The good news is that the movie Knives Out actually turns out to be at the 30-minute mark is a good deal better than the cumbersome, self-satisfied movie that it's aiming towards for the first act. Which is not to say that it's not self-satisfied, but at least it's not formally precious. The thing is, now that we know what happened and who the clues are pointing towards, Knives Out frees itself up to cease being an Agatha Christie pastiche, to become an Alfred Hitchcock pastiche instead: instead of being the story of how Benoit Blanc figures out what's happening, it's the story of how Marta, morally pure but still implicated in a crime, keeps a half-step ahead of Blanc. And it's a pretty fine Alfred Hitchcock pastiche at that, capably anchored by de Armas, with Craig providing an appealingly warm, garrulous antagonist we want to root for. Towards the end, it roughly downshifts back into a murder mystery structure, and I frankly don't think it works; it's the whole POV/hierarchy of knowledge thing again, where without a moment's warning the film suddenly becomes yet a third different movie, this one where Blanc was the main character all along - something he has never in fact been.

But that's accentuating the negative, and it's worth reiterating that the middle hour of Knives Out is really quite delightful. It's basically the story of how Marta finds herself standing in opposition to the various gargoyles who make up the Thrombey clan, brought to life by a hugely well-stocked ensemble cast of people having a great time doing caricatures. Some of these caricatures are great: Jamie Lee Curtis's impatient, snappish businesswoman and favored child is one obvious standout, Chris Evans's self-amused spoiled brat is another. Some are pretty obnoxious: Toni Collette's dippy liberal parody of a Gwyneth Paltrow type is going for the lowest-hanging fruit, and Jaeden Martell (formerly Lieberher) isn't really even given room to perform a role as a teenager alt-right Reddit troll; he has a grand total of three sentences to deliver, all of them purely expository, and otherwise exists mostly so that Johnson can have a human-shaped target for some pretty flat jokes. Also, these characters point towards the film's other very worst flaw, which is the way that it mistakes naming things that Twitter cares about is the same as having opinions on those things, and that having opinions on those things is the same as having made a political commentary (and that relentlessly time-stamping a movie with 2019 signifiers is a good thing, rather than a way to guarantee that it will age like soft cheese on a humid day). Which, if turning a Latin American character into the vaguely impersonal Avatar of Goodness in the face of a bunch of smudgy parodies of capitalists counts as political commentary, sure. But Marta deserves more than the fetish object the movie makes of her, and as far as 2019 genre films in which the inhabitants of a sprawling old mansion are used to satirise the awfulness of spoiled rich people, Ready or Not absolutely hands Knives Out its ass at every turn. And that was already something Ready or Not wasn'tΒ great at.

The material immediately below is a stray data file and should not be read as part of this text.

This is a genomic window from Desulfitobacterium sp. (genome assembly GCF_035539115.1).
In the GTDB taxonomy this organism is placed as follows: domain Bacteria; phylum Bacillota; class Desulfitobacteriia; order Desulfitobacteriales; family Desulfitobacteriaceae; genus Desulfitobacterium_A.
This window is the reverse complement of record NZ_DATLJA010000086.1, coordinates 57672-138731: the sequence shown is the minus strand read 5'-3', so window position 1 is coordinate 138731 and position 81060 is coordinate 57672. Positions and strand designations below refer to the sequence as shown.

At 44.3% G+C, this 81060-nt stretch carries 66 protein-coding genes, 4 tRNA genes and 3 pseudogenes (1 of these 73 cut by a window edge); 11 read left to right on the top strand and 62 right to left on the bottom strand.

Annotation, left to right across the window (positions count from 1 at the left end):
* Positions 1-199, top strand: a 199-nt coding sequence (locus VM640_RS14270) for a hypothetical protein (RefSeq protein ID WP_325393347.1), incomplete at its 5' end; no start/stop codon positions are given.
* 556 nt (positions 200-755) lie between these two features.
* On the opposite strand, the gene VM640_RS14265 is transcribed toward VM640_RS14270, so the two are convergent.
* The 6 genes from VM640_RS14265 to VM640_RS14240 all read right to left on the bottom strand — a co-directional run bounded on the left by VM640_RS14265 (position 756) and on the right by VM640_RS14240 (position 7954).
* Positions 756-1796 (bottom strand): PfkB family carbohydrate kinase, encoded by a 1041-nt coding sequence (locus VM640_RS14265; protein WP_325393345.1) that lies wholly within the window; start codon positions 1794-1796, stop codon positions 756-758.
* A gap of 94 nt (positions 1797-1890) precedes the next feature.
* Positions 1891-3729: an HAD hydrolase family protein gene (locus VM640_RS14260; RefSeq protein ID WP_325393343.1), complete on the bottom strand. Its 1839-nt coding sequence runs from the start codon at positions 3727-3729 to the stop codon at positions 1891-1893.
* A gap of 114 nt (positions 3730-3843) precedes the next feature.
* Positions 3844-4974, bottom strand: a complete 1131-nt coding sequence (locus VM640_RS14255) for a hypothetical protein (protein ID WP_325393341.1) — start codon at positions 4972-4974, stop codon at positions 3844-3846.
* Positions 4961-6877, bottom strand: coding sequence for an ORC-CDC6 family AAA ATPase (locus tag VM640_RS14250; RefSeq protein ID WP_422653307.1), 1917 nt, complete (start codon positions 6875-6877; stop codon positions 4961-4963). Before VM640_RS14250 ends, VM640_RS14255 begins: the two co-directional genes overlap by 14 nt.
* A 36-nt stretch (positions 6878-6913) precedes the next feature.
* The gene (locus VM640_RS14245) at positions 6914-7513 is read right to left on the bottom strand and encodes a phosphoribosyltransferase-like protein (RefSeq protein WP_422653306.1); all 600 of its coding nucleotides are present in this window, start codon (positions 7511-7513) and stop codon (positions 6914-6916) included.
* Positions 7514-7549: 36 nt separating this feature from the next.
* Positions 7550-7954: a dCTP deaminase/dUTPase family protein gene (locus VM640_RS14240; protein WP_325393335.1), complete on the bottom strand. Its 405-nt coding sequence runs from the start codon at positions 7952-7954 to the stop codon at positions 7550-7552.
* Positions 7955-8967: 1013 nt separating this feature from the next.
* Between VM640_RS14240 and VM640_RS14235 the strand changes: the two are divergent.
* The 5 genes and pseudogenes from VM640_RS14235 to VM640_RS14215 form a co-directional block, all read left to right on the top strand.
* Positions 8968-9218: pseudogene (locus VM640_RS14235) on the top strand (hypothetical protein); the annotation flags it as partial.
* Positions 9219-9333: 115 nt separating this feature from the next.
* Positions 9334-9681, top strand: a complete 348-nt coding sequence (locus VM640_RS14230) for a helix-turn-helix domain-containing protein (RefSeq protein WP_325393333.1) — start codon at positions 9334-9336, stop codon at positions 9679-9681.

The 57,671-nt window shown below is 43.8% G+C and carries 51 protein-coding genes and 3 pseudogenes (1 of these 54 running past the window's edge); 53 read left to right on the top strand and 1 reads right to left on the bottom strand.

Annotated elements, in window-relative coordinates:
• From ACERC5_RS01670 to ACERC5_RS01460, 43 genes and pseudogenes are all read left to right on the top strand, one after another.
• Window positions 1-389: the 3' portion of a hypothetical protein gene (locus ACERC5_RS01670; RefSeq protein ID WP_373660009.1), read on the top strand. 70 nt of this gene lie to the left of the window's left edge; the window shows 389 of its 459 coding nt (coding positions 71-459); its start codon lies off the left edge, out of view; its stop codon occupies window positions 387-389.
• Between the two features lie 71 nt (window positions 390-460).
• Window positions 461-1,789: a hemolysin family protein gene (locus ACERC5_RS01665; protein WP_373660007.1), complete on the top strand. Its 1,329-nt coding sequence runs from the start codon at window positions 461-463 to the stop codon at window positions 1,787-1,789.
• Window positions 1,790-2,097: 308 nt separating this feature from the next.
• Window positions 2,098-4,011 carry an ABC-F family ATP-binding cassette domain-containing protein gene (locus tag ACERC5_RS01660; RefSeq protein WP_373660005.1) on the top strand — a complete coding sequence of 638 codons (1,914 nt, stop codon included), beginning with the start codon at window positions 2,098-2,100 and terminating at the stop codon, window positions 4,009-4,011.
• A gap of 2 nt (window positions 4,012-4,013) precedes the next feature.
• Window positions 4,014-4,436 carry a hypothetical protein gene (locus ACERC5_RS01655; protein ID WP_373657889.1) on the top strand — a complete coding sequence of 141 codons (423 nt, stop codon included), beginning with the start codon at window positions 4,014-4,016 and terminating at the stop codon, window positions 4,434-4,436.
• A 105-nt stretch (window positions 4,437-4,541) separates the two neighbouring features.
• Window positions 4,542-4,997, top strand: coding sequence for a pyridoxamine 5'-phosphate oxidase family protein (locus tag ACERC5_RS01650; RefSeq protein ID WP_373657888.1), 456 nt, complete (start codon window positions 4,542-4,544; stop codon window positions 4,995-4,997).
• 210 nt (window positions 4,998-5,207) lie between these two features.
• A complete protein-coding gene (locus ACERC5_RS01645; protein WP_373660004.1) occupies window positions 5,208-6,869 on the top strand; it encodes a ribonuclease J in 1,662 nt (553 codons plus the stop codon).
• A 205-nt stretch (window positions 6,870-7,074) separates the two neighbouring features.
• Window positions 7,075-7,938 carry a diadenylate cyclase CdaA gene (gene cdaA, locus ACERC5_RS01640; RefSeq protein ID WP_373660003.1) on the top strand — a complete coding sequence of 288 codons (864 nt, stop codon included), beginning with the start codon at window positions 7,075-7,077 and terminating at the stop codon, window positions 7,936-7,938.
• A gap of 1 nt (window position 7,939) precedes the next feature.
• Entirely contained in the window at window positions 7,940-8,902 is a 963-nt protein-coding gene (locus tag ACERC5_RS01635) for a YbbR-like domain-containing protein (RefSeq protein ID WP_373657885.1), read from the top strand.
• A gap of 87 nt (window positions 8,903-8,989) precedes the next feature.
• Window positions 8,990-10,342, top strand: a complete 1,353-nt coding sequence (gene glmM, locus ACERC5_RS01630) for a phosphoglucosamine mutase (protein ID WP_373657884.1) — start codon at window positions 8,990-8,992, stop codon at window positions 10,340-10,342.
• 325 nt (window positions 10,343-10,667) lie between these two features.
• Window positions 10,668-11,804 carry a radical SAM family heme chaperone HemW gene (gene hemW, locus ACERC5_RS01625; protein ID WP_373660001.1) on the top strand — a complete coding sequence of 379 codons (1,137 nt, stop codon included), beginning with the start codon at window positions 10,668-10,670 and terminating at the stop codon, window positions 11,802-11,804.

But here I am, accentuating the negative again. As long as it keeps the Thrombeys as colorful monsters in the background where they belong, and as long as it favors Marta's POV over Blanc's, Knives Out works like gangbusters. It's thrilling, at times genuinely surprising (the effective cheat it gets to make by providing us the answer to the big question in advance: we're most likely not looking at the small questions), and it runs through those 130 minutes at top speed; that's exactly, to the minute, the running time most likely to piss me off, and I was completely taken aback at how swiftly the film arrived at its ending. There's not much going on visually, but production designer David Crank and set decorator David Schlesinger went to town on the Thrombey mansion, filling it up with all sorts of fussy details suggesting what kind of family this is and who, specifically, Harlan was (it's a bit of a shame that Johnson and Ducsay don't give us at least a few more chances to soak it in - honestly, the editing is kind of a problem throughout the movie, chopping things into unnecessarily small pieces and racing away from wide shots even though it's interactions between characters that serves as the movie's beating heart). And cinematographer Steve Yedlin is having a hell of a good time with wide-angle lenses, giving a carnivalesque vibe to the already garish setting and humans inhabiting it. Basically, there's a good, bouncy lark to be had in here, and once you get through the cumbersome fake-out of the opening act, it's not at all hard to find it.

For more spoilery fun, Catherine walks us through the film's twisty ending.